Is it a Myth? Now that I’m over 40, My Metabolism is Slowing Down….

Does Metabolism change after Age 40?

Many of us believe in this myth that once we reach age 40 our metabolism dramatically slows down and we helplessly pile on the weight. Well the good news is that this is not strictly so. To understand what really happens we need to first understand what exactly is metabolism or metabolic rate and what are the factors that affect it.

So what exactly is metabolism?  This is hard to explain without getting scientific, but in layman’s terms, you can say your body is like an engine and in order for it to work, it needs fuel. This fuel comes in the form of the food. The food we eat is the fuel that gives us energy to do all our everyday activities, our thinking, and all our bodily functions.  The more work or activity we do, the more fuel(energy) we need. This is our metabolism.

In more scientific terms our metabolism or metabolic rate is a measure of the rate your body uses up energy. This energy is measured in calories and you need a certain amount of calories every day to stay alive and carry out day to day activities. Your metabolic rate not only varies throughout the day but throughout your life depending on your level of activity and other factors. As you increase your activity, you increase your metabolism.

Your basal metabolic rate (BMR) describes the rate at which your body uses energy (also measured in calories) to keep just your bodily functions going when you are at rest. It is usually measured in the morning straight after you wake up and are still at rest, before having any breakfast.

We hear people (usually thin) loosely saying that they have a high metabolism and have the ability to eat a lot of food without piling on any weight. This may be so as we don’t all have the same metabolic rate and there are a number of factors that affect your BMR:

  • Age. The BMR gradually decreases with age due to inactivity and lower muscle mass. The more muscle mass you have, the more energy you burn.
  • Body fat percentage. A high body fat percentage decreases your BMR; a low body fat percentage increases it. If you reduce your body fat and increase your muscle mass, then you will increase your BMR.
  • Sex. The BMR is generally a little lower in women than in men, generally because men have more muscle mass.
  • Exercise. Systematic exercise will increase your BMR. As you exercise, you maintain or increase your muscle mass which in turn requires more energy.
  • What you Eat. Prolonged deprivation from food will decrease your BMR. Many people think that depriving themselves (starving themselves for long periods of time) is the key to weight loss. But in actual fact you trigger your body to go into a survival mode which involves it shutting down your metabolism to a certain extent. This is why may people who crash diet end up piling on the weight again (yo-yo dieting) because they’ve ended up slowing down their metabolic rate in this process.
  • Thyroid hormone. Poor thyroid functioning decreases your BMR. People with an underactive thyroid or who have had their thyroid removed have to control their thyroid levels artificially with drugs and this is a delicate balancing act. It is hard to get the levels right and medical practitioners are more likely to veer on less rather than too much thyroxin substitute, in order to prevent a hyperthyroid situation which could cause other complications.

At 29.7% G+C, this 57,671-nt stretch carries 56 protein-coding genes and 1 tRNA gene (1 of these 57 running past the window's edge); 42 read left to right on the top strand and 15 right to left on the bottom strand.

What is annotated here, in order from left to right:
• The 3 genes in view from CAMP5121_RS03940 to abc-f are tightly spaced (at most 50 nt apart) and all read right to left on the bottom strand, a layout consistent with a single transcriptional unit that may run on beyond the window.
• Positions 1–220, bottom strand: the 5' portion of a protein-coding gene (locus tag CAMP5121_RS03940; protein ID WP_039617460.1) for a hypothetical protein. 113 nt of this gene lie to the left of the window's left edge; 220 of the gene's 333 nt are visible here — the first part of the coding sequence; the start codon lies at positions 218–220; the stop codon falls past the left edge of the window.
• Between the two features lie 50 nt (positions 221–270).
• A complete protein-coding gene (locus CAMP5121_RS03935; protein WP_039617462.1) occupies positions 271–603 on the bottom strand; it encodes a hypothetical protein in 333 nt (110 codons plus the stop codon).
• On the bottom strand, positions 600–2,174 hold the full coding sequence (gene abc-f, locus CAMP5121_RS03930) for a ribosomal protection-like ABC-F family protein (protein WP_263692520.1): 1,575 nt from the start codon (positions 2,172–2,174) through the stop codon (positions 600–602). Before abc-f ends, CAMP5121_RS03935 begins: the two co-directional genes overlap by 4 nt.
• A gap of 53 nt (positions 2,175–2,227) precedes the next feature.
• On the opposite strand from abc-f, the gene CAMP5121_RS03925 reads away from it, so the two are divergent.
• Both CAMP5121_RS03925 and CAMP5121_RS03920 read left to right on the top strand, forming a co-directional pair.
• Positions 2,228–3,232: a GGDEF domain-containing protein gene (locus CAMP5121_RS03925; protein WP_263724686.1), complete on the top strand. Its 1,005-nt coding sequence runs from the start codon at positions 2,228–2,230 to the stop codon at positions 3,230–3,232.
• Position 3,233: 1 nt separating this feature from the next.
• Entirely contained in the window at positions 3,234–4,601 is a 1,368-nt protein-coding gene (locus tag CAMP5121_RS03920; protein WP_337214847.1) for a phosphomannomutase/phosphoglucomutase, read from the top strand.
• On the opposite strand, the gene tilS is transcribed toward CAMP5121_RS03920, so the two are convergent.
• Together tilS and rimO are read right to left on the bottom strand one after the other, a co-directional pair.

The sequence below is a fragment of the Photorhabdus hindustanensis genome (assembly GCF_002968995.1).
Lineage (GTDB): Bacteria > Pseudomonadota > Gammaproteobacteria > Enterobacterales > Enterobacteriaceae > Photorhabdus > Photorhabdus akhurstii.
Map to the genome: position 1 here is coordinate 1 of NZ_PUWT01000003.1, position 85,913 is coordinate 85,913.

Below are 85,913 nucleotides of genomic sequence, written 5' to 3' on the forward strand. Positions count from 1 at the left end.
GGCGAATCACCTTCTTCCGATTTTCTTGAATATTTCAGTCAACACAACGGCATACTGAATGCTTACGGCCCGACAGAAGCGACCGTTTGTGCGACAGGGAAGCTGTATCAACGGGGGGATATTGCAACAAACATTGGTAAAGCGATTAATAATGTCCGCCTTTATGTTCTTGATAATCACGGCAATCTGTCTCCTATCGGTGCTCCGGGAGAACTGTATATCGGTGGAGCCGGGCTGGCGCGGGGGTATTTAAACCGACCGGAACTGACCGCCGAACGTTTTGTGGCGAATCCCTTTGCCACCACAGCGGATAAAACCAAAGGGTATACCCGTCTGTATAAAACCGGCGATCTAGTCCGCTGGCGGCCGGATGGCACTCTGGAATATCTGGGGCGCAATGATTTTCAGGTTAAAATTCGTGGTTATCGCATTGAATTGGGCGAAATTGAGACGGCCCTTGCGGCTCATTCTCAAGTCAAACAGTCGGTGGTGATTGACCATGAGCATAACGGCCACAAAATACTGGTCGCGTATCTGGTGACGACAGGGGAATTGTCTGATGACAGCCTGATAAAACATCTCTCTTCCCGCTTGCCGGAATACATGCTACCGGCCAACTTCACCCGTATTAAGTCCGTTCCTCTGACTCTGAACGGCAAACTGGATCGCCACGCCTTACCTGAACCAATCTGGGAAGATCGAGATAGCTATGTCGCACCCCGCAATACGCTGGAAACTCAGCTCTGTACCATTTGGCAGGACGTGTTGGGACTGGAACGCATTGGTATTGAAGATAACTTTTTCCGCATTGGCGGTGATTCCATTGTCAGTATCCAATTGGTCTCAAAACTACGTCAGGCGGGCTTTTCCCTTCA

• Stress Levels. High stress levels reduce your BMR.
  • Dehydration. Inadequate water intake decreases your BMR.
  • Sleep. Inadequate sleep over time will decrease your BMR.

Based on all of this, it stands to reason that a young, muscular, athletic person will have a higher basal metabolic rate compared to a middle-aged sedentary person who spends most of their time sitting down at a desk all day and who rarely engages in any form of physical activity.

The good news is that it is not too late. Everybody has the capacity to get moving again and increase physical activity unless you have a debilitating disease or injury. What actually happens as we get older is that we become more sedentary and that is the main reason we lose muscle mass and therefore end up consuming far more calories than our body actually needs, resulting in piling on the weight.

In conclusion, if you have hit 40, and you’ve always been active, the key is to maintain active. If the activities you have done in the past are unsuitable for you now, for example, you may have practised traditional martial arts as a child or young adult, but now find some of these activities hurt your joints, or you simply don’t have the flexibility to kick high!…then look for a more suitable alternative, in my case, I choose to train Taekwondo more moderately (I don’t have the same expectations of when I was 18!) and also practice some Tai Chi.

If you are age 40 and were never particularly active, then consider getting involved in an activity that will cause you enjoyment. Try not to think of it as exercise but as just ‘movement’ to keep you healthy.

At 40 you are not old! But it is time to take stock in order to prepare for later in life, so that you can age and continue to enjoy a healthy and active lifestyle.

Catarina Murphy, is a 3rd Degree Black Belt in Taekwondo and holds a Masters Degree in Physical Education with Loughborough University . Through her studies with Loughborough University, she gained expert knowledge about adult learning, personal development and how to research and improve teaching and coaching practices. She also did a lot of work  on teaching martial arts to children, check out her blogs and past articles that she wrote for Budo BlackBelt UK magazine on this website.


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